NURSING HOME SUED FOR UNIFORM POLICY
A certified nursing assistant, Carole Guerra, commenced a FLSA collective action alleging that HCR Manor Care, Inc., a nursing home in Philadelphia, failed to pay employees for time spent on maintaining uniforms outside of their regular work hours. Guerra seeks to represent nursing department employees who have worked at any of the company’s 291 facilities dispersed throughout 27 states and have spent off-the-clock time complying with the dress code policy without compensation.
The company’s mandatory dress code policy required employees to purchase scrubs from one particular vendor and arrive to work in a clean, wrinkle-free uniform.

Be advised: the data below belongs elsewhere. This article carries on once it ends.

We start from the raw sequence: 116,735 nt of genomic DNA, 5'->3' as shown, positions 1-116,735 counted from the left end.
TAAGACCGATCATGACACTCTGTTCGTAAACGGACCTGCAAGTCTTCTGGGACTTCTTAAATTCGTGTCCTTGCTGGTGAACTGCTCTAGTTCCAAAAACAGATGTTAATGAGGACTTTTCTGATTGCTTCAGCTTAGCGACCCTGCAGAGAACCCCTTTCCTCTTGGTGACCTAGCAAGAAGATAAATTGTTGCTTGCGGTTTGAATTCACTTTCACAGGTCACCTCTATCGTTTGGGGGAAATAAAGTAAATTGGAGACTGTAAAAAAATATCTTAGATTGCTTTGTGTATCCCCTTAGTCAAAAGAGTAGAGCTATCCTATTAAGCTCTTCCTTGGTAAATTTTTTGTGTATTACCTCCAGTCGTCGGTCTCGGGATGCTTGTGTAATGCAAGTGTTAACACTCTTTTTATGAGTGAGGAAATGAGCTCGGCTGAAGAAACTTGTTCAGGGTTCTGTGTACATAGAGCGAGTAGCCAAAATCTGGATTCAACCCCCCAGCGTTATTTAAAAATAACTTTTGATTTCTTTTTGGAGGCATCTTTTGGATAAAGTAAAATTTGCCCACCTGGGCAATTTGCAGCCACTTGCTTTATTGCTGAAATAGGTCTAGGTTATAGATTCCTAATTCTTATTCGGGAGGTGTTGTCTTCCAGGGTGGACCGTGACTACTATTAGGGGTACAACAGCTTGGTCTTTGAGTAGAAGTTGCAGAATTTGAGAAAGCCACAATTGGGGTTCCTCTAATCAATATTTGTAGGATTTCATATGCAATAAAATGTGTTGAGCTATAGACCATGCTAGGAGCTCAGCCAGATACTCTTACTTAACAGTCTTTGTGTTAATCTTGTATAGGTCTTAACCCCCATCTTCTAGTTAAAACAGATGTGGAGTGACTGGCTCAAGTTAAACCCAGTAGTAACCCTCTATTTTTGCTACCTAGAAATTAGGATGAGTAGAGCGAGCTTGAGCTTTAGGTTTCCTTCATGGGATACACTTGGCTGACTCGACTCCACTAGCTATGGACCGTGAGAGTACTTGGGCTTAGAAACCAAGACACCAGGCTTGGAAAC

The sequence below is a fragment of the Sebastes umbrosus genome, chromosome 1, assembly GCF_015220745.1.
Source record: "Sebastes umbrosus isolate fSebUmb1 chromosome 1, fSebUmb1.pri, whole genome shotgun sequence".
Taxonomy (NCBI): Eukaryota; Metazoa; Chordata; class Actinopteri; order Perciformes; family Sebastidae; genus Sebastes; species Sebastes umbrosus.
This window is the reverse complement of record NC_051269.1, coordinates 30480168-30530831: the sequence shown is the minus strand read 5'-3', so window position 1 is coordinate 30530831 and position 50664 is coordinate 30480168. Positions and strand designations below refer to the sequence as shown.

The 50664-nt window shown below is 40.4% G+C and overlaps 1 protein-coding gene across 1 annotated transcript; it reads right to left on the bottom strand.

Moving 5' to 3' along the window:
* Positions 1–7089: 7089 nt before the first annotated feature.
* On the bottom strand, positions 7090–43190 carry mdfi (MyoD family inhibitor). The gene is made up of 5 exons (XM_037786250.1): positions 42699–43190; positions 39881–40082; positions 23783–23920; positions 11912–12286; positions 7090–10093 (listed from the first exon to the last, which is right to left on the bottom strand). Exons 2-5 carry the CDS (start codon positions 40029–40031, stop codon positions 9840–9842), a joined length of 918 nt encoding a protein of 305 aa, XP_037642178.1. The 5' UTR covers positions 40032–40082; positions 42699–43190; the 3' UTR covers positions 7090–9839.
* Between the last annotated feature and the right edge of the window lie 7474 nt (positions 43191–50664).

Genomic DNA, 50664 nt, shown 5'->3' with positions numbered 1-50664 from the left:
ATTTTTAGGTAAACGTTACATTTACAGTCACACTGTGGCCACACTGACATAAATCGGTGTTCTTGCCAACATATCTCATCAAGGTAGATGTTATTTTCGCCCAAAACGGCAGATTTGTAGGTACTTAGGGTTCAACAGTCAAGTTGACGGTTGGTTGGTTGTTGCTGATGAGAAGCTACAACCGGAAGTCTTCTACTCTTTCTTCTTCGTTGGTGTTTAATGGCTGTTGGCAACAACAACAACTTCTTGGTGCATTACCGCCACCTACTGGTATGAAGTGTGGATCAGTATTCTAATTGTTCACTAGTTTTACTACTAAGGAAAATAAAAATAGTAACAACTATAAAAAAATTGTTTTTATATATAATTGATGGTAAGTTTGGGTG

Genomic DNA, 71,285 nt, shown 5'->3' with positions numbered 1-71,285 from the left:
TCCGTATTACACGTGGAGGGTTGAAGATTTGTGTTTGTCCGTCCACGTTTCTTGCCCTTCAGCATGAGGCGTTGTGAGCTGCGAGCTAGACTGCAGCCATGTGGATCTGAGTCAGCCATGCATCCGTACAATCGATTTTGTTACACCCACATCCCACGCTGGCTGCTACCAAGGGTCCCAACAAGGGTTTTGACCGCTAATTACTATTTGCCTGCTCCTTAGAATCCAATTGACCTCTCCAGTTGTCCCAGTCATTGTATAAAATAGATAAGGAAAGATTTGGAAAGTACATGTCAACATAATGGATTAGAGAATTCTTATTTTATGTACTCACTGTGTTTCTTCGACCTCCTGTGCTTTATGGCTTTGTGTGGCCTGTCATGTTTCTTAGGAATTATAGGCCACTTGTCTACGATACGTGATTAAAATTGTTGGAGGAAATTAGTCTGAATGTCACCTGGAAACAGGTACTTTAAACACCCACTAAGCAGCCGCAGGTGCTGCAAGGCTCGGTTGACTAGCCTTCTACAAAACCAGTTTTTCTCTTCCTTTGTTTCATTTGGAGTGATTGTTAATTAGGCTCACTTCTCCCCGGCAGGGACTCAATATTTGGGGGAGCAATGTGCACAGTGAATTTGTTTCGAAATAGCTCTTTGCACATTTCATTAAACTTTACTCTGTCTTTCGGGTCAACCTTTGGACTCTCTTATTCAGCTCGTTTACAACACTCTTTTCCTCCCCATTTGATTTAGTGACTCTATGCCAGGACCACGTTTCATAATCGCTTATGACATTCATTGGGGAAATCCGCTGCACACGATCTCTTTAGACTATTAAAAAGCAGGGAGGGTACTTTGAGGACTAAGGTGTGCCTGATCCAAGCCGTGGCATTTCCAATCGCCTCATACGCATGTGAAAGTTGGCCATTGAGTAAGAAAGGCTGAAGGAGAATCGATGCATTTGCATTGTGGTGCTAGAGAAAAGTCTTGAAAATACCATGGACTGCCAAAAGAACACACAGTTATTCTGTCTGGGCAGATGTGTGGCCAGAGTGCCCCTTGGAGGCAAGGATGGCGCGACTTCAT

The facility lacked washers, dryers and other on-site equipment, which resulted in nurses spending off-the-clock time maintaining their uniforms. Guerra alleges that the company could send employees home without pay to change into a uniform that conformed with the dress code policy or even institute progressive disciplinary measures, including termination.
As such, Guerra states that she and many other nursing assistants spent two to three hours off-the-clock per week ensuring their uniforms met the company’s requirements, without pay. Guerra accuses the company of knowing that its uniform policies resulted in a significant investment of time by its employees and failed to compensate employees for that overtime.
Guerra names HRC Manor Care’s human resources subsidiary, Heartland Employment Services LLC, as the defendant. This firm will continue to monitor the developments in this case.